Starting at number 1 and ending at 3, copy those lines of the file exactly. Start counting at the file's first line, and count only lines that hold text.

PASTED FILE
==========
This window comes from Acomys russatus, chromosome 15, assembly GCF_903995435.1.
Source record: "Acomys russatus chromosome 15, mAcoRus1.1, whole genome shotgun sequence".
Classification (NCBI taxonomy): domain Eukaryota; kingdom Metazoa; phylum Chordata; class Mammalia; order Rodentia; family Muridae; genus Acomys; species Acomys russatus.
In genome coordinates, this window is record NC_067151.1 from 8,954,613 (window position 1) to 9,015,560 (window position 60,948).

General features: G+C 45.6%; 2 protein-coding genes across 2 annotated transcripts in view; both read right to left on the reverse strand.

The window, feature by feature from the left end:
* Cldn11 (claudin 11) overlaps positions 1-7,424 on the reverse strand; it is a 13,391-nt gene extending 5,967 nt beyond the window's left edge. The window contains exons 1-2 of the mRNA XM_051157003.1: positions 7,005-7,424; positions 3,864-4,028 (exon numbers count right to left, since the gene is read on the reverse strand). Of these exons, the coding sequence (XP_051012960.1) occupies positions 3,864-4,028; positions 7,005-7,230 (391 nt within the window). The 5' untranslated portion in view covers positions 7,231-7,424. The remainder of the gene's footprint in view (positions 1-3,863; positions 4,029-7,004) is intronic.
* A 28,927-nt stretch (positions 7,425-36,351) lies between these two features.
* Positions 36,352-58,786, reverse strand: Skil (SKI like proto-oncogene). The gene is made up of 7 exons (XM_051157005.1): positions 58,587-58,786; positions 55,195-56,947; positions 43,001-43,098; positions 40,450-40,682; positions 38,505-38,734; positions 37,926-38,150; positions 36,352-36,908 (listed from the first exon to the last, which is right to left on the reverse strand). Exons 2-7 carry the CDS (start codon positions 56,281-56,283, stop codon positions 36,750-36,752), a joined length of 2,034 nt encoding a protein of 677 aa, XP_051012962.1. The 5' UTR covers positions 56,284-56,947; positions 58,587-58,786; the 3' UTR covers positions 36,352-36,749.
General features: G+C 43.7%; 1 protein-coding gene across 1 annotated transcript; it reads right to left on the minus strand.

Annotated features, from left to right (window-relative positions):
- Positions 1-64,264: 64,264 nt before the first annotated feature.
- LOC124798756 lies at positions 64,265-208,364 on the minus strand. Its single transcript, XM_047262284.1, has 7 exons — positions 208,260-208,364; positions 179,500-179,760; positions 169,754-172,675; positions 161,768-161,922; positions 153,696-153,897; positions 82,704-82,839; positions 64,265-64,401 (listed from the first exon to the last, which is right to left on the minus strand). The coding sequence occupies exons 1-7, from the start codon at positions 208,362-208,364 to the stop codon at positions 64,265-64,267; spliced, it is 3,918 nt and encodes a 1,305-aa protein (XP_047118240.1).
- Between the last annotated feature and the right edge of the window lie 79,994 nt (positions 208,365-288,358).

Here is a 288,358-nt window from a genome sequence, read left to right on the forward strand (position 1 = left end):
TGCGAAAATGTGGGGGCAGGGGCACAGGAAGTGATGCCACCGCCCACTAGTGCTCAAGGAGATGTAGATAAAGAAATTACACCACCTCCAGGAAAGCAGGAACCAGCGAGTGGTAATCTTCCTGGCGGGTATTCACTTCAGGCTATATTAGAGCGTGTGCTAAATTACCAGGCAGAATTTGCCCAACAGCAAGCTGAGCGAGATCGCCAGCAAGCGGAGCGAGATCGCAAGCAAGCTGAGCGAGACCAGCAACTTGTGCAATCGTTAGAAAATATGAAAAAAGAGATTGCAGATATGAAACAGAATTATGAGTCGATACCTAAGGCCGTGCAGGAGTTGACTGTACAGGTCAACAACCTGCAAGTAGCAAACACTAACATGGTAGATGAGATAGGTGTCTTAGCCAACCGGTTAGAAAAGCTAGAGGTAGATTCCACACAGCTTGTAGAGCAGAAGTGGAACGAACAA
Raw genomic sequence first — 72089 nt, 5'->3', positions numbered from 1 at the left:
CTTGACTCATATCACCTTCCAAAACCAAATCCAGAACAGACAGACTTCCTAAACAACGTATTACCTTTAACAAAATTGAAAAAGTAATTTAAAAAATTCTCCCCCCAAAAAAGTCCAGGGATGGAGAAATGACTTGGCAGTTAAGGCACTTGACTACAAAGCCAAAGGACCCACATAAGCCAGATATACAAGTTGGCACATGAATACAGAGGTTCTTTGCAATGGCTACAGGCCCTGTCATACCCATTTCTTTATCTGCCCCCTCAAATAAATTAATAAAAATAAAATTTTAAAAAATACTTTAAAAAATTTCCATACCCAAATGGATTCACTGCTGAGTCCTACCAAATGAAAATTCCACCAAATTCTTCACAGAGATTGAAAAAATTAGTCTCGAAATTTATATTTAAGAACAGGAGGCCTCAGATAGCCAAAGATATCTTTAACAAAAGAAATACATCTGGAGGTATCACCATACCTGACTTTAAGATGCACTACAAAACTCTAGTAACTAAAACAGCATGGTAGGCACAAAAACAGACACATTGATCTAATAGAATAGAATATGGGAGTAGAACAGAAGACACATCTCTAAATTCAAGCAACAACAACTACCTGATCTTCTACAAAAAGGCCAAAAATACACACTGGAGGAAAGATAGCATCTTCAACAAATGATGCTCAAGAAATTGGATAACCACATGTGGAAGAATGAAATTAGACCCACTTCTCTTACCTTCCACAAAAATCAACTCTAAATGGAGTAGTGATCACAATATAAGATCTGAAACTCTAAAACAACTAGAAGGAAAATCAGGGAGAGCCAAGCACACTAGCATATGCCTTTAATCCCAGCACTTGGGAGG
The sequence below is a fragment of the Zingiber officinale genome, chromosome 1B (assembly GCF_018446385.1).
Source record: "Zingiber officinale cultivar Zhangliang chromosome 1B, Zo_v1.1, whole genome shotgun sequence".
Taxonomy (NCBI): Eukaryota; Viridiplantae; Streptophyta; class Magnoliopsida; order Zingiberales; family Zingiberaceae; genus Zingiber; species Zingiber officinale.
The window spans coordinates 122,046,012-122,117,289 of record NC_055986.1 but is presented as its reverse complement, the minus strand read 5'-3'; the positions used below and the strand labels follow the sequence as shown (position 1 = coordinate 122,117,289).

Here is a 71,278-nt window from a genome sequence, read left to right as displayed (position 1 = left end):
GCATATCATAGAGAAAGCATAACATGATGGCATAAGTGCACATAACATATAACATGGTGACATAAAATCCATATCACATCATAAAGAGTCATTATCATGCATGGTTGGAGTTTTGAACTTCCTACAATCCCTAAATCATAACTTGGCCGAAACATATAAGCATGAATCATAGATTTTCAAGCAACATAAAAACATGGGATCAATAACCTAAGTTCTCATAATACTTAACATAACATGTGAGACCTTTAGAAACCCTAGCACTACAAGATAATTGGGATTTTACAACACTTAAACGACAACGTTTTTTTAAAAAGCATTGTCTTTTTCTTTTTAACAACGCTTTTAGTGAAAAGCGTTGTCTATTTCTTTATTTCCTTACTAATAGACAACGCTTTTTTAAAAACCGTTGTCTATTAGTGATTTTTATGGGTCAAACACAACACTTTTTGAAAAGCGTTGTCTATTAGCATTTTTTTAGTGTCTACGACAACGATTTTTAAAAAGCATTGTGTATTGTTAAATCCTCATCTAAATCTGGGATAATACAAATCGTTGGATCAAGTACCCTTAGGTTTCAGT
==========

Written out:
This window comes from Acomys russatus, chromosome 15, assembly GCF_903995435.1.
Source record: "Acomys russatus chromosome 15, mAcoRus1.1, whole genome shotgun sequence".
Classification (NCBI taxonomy): domain Eukaryota; kingdom Metazoa; phylum Chordata; class Mammalia; order Rodentia; family Muridae; genus Acomys; species Acomys russatus.